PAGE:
event-driven config file parsing


Thread Starter

Ken Irving

Hi list,

The recent discussions about config file parsing got me thinking about an event-driven approach, where the modules register which entries they're
interested in, and the parser sends the modules that information via callbacks.

I have implemented this for XML-formatted config files, using the (GPL) expat XML parser, and would like to contribute it if it might be of use.
If XML is not desired as the native config file format, the technique might still be used, e.g., by preprocessing the native config file into XML as an interim measure, or reimplementing the back-end parser functionality using scanf, etc. The advantage (I think) of this approach is to remove all or most parsing concerns from the base and
application modules, and provide a simple API for the purpose.

The called-back module would still need to type-convert and validate the returned data values, but some utility functions might be written
to simplify those tasks.

Here's the API (from confparser.h):

typedef enum {END, ELEM, ATTR} cbtypes; // 3 types of callbacks

typedef void (*parser_callback)(const char *xpath, cbtypes cbtype,
const char *tag, const char *val);

extern int register_callback(const char *xpath, parser_callback cb);

extern int parse();

In the callback, data is returned in the strings tag and val, where tag is a field name in a table identified by the string xpath. The xpath string is a slash-delimited path.

For an example, I expressed the io/modbus/rtu/linuxplc.conf in XML (an
abbreviated config file is included below), then created a stub base module to get callbacks from the SMM section, and a stub "application"
module to get callbacks from the modbus_rtu section. The base module defines its callback functions, and registers its callbacks in an init() function:

void smm_base(const char *xpath, cbtypes cbtype, const char *tag,
const char *val) {
printf("EXAMPLE: %s %s=\"%s\"\n", xpath, tag, val);

void cb_base(const char *xpath, cbtypes cbtype, const char *tag,
const char *val) { ... }

int init_base() {
register_callback("/LinuxPLC/SMM", smm_base);
register_callback("/LinuxPLC/SMM/point", cb_base);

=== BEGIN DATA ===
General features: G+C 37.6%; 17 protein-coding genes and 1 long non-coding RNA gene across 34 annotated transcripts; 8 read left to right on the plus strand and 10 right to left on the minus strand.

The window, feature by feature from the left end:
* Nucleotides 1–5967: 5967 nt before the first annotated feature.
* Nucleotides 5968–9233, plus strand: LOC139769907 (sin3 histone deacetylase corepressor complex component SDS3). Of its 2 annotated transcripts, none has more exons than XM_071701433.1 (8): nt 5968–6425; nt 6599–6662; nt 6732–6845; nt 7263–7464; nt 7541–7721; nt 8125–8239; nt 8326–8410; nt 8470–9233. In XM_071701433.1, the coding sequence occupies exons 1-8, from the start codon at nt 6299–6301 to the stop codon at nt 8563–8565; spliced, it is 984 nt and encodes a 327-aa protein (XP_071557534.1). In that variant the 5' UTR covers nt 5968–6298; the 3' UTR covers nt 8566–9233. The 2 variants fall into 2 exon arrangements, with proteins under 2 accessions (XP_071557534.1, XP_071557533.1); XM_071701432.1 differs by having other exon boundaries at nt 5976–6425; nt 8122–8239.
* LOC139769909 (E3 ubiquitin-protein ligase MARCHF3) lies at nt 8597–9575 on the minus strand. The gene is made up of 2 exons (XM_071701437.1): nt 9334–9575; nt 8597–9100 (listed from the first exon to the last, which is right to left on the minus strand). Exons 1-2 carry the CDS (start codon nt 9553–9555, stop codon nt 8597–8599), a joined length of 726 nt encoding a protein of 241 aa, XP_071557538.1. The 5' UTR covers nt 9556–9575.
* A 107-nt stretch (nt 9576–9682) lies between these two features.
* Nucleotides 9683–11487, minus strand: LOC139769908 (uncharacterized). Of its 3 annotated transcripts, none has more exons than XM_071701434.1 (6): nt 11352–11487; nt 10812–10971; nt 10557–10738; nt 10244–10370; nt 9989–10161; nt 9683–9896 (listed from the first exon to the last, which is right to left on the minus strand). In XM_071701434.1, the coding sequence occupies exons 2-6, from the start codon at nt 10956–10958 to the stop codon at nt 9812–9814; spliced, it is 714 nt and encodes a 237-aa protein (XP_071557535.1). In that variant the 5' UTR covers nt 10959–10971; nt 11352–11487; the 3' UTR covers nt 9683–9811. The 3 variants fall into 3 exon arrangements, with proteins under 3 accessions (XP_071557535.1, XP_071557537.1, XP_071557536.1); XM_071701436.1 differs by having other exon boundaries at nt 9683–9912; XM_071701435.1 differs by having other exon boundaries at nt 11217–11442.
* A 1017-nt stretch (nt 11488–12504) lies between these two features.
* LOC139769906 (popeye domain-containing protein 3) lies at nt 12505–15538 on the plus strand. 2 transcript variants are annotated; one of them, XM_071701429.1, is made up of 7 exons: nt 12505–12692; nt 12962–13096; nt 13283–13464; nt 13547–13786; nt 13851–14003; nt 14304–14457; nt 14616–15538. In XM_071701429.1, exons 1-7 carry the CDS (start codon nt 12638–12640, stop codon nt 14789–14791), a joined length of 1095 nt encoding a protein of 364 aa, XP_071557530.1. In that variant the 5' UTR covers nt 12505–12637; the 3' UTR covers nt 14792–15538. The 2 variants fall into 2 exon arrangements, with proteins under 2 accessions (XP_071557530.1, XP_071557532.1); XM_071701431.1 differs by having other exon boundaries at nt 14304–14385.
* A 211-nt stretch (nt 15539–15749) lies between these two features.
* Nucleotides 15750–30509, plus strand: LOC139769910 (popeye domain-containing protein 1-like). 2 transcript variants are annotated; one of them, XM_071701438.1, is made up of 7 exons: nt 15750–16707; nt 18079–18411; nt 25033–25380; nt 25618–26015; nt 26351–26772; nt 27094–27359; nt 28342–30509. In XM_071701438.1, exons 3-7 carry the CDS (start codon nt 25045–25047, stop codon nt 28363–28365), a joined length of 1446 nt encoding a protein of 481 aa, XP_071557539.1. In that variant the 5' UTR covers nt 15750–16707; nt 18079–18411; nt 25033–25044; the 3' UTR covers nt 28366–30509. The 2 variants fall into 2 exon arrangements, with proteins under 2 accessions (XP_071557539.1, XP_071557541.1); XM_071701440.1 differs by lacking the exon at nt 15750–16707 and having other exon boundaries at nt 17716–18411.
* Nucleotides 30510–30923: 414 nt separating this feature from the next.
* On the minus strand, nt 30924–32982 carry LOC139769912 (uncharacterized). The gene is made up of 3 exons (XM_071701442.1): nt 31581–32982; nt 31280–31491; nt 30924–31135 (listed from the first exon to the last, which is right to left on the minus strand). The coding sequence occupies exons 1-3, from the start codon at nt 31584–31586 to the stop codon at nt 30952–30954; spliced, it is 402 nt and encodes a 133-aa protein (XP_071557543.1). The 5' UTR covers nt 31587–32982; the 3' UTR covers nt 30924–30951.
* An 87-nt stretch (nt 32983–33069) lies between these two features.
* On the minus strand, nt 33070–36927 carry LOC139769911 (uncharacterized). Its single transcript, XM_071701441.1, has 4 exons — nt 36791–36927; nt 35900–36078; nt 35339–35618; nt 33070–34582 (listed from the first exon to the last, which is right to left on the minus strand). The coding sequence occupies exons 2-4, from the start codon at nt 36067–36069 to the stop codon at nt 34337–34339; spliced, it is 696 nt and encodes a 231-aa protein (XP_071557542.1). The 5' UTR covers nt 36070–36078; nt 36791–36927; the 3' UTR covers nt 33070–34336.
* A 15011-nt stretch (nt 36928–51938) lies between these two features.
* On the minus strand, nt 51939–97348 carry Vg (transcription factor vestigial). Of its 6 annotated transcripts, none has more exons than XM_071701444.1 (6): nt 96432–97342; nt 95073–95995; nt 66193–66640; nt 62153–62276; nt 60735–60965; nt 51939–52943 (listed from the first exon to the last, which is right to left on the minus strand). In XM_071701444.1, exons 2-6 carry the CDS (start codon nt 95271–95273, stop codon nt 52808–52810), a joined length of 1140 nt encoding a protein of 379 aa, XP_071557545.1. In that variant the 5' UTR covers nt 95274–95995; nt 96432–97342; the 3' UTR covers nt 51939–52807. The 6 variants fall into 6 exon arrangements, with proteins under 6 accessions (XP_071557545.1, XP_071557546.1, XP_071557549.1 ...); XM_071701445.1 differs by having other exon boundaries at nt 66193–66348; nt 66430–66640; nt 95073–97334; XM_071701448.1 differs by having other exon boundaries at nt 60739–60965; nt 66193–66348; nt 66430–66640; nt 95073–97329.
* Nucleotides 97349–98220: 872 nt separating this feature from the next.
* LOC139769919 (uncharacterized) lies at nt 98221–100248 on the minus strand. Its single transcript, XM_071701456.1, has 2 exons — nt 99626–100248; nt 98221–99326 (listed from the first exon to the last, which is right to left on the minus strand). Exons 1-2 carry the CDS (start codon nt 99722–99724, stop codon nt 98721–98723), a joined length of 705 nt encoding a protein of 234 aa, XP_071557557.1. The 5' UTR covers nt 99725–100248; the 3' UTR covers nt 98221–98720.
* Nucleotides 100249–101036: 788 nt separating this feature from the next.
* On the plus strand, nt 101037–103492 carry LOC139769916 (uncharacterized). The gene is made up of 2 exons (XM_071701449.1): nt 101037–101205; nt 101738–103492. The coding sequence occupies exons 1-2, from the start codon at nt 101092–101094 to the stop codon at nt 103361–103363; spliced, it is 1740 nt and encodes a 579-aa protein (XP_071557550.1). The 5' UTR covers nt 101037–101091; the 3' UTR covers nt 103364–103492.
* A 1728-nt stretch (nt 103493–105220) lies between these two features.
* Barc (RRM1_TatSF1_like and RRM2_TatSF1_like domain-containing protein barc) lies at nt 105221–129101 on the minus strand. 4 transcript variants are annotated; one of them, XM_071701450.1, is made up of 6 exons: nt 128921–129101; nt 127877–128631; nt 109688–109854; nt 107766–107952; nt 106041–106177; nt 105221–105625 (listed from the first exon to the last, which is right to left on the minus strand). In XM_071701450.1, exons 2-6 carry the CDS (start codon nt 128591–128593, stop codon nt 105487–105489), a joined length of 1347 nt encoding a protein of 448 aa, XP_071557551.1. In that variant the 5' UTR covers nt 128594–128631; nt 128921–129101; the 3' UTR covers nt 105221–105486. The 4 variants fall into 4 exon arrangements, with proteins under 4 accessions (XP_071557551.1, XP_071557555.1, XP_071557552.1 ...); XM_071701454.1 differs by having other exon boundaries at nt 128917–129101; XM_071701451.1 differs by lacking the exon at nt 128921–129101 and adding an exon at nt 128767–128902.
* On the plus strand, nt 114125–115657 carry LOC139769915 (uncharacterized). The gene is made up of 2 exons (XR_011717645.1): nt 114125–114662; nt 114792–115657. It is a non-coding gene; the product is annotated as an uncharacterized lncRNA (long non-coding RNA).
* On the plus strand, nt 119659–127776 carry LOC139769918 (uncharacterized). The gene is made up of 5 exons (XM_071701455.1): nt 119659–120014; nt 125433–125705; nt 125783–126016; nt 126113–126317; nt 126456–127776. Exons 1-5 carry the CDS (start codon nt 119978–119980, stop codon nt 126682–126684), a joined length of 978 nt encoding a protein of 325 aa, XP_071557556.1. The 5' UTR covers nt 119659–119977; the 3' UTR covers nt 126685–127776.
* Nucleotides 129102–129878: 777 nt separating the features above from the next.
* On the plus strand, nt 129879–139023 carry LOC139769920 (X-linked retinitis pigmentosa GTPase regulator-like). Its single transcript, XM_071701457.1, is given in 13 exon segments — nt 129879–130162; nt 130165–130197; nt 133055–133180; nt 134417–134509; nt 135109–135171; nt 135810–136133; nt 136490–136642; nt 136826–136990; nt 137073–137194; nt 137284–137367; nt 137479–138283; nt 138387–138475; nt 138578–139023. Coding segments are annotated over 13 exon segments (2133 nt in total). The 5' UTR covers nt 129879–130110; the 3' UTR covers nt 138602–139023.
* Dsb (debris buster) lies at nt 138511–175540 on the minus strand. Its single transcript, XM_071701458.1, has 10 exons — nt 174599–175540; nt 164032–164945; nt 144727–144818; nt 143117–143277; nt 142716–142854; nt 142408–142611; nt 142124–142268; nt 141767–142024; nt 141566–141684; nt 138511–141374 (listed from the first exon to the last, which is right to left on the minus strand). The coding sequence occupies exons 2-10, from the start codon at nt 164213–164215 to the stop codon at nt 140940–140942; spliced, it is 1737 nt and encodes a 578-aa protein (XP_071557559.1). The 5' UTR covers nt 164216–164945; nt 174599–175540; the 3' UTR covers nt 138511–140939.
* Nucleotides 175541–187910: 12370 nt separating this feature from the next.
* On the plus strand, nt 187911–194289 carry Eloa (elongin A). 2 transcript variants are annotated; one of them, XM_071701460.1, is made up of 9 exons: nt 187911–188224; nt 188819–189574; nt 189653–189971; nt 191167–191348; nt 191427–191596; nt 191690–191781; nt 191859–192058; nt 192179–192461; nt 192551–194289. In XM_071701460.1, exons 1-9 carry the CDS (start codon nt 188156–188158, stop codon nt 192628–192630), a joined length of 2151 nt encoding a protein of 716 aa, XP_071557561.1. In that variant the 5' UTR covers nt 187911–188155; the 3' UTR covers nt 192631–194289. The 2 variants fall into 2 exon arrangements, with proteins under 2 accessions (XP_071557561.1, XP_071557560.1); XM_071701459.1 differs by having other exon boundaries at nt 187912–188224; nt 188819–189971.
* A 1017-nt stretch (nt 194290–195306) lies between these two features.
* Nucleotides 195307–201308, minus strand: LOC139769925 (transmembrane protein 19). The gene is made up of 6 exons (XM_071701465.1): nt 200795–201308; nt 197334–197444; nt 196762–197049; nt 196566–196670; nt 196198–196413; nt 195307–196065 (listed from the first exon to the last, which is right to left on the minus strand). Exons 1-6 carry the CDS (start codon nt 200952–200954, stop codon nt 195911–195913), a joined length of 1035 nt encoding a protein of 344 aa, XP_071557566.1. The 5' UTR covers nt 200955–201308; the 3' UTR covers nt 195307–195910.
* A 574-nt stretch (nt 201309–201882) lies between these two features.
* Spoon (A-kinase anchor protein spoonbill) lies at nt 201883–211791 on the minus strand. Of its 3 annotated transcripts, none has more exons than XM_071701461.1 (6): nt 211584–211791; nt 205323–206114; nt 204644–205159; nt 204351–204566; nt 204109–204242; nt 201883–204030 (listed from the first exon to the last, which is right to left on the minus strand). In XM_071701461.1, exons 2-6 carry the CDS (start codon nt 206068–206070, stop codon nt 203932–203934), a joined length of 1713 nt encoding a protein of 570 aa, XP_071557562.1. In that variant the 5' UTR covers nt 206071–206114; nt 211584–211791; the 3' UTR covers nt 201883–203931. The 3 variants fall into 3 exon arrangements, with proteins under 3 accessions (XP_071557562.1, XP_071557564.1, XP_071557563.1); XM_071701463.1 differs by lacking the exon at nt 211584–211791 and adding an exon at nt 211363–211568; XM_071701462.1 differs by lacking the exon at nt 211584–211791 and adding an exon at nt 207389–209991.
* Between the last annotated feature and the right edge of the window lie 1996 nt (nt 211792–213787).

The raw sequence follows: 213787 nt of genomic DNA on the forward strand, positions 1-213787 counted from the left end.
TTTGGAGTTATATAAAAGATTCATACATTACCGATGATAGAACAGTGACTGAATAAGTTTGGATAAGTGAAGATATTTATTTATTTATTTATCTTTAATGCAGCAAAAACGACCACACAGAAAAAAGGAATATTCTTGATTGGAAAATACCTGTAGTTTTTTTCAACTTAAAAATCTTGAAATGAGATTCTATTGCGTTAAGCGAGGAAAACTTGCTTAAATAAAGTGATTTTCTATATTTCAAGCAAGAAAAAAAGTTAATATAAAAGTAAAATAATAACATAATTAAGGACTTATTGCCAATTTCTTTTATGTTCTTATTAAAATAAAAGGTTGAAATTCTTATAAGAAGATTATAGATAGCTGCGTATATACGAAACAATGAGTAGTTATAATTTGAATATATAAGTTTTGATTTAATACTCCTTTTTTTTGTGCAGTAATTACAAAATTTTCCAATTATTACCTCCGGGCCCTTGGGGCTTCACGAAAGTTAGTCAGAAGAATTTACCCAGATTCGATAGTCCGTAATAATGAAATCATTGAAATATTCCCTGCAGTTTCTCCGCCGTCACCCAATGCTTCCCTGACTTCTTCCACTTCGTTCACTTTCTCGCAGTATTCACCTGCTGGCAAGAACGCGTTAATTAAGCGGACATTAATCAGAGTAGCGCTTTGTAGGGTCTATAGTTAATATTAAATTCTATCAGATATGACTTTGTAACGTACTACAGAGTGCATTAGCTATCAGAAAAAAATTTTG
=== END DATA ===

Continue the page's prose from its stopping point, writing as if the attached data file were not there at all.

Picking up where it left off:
return 1;

The application module does the same, and also invokes the base init(), and finally runs the parser:

int appstructure = 0;
void cb_appl(const char *xpath, cbtypes cbtype, const char *tag,
const char *val) {
if (!appstructure) { // prepare for new structure
if (cbtype == END) { /* handle end of branch */
printf("%s: END\n", xpath);
appstructure = 0;
... // process conf data based on the xpath and tag

int main(int argc, char **argv) {
register_callback("/LinuxPLC/modbus_rtu", cb_appl_comment);
register_callback("/LinuxPLC/modbus_rtu/node", cb_appl);
register_callback("/LinuxPLC/modbus_rtu/io_point", cb_appl);


if (!parse()) {
fprintf(stderr, "failed to parse\n");
... // start the PLC (if not already started via callbacks)
return 0;

With the callbacks simply printing out the data, this output is produced:

cb_base: /LinuxPLC/SMM sem_key="42"
/LinuxPLC/SMM/point: NEW
cb_base: /LinuxPLC/SMM/point: tag=mcn1filsol
cb_base: /LinuxPLC/SMM/point: descriptor=machine 1 fill solenoid
cb_base: /LinuxPLC/SMM/point: module=some_module
cb_base: /LinuxPLC/SMM/point: addr=0.0
cb_base: /LinuxPLC/SMM/point: END
/LinuxPLC/SMM/point: NEW
cb_base: /LinuxPLC/SMM/point: tag=modbus_rtu.quit.err
cb_base: /LinuxPLC/SMM/point: descriptor=io error status
cb_base: /LinuxPLC/SMM/point: module=modbus_rtu
cb_base: /LinuxPLC/SMM/point: addr=999.15
cb_base: /LinuxPLC/SMM/point: END
cb_base: /LinuxPLC/SMM =""
/LinuxPLC/modbus_rtu/node: NEW
cb_appl: /LinuxPLC/modbus_rtu/node: name=machine_outputs
cb_appl: /LinuxPLC/modbus_rtu/node: unit=1
cb_appl: /LinuxPLC/modbus_rtu/node: type=dout
cb_appl: /LinuxPLC/modbus_rtu/node: port=/dev/ttyS1
cb_appl: /LinuxPLC/modbus_rtu/node: baud=9600
cb_appl: /LinuxPLC/modbus_rtu/node: parity=odd
cb_appl: /LinuxPLC/modbus_rtu/node: END
/LinuxPLC/modbus_rtu/io_point: NEW
cb_appl: /LinuxPLC/modbus_rtu/io_point: name=mcn1filsol
cb_appl: /LinuxPLC/modbus_rtu/io_point: node=machine_outputs
cb_appl: /LinuxPLC/modbus_rtu/io_point: addr=101
cb_appl: /LinuxPLC/modbus_rtu/io_point: update_method=poll
cb_appl: /LinuxPLC/modbus_rtu/io_point: fail_state=last
cb_appl: /LinuxPLC/modbus_rtu/io_point: END
/LinuxPLC/modbus_rtu/io_point: NEW
cb_appl: /LinuxPLC/modbus_rtu/io_point: name=mcn1temp
cb_appl: /LinuxPLC/modbus_rtu/io_point: node=analog_inputs
cb_appl: /LinuxPLC/modbus_rtu/io_point: addr=102
cb_appl: /LinuxPLC/modbus_rtu/io_point: update_method=poll
cb_appl: /LinuxPLC/modbus_rtu/io_point: fail_state=last
cb_appl: /LinuxPLC/modbus_rtu/io_point: END
cb_appl: /LinuxPLC/modbus_rtu =""

A test/example config file (based on io/modbus/rtu/linuxplc.conf):

<?xml version="1.0" ?>
<LinuxPLC> <!-- This is the plc config file. -->


<descriptor>machine 1 fill solenoid</descriptor>

<descriptor>io error status</descriptor>








Ken Irving <[email protected]>

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